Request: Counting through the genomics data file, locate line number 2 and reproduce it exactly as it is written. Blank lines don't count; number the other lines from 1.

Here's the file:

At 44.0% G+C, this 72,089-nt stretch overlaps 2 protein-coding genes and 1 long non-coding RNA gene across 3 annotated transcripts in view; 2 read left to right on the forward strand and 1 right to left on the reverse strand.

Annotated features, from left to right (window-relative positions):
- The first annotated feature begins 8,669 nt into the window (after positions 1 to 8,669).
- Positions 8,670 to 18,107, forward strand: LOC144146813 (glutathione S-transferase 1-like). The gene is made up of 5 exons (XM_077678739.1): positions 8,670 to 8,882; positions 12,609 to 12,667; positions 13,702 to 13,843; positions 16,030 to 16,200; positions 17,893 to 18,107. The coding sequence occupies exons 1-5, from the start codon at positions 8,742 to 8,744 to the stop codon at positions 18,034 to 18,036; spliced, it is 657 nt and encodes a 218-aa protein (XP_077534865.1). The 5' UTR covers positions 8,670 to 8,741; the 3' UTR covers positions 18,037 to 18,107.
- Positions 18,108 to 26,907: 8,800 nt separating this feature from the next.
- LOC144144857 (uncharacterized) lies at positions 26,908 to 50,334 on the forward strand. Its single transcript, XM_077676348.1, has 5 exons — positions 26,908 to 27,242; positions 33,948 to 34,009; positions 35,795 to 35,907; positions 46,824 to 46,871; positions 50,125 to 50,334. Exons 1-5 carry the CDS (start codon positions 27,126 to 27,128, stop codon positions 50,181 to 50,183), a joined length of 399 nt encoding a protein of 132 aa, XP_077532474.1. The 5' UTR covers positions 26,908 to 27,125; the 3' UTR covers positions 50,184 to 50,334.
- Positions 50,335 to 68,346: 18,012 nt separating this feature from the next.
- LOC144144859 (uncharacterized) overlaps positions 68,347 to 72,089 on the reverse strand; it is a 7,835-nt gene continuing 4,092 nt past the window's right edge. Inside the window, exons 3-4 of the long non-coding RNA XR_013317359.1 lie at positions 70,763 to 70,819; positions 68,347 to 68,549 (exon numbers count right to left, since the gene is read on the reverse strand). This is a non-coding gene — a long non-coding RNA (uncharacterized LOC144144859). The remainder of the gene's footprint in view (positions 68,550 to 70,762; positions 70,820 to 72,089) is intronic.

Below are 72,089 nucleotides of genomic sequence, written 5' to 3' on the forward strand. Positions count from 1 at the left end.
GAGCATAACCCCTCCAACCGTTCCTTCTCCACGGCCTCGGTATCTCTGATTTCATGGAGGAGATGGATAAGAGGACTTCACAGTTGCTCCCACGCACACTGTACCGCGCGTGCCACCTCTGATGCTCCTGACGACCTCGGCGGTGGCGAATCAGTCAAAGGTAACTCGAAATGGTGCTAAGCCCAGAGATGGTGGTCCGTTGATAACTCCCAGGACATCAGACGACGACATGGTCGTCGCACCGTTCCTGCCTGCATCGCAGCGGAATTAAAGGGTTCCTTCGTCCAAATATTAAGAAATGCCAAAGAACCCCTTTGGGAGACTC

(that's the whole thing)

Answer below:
Annotated features, from left to right (window-relative positions):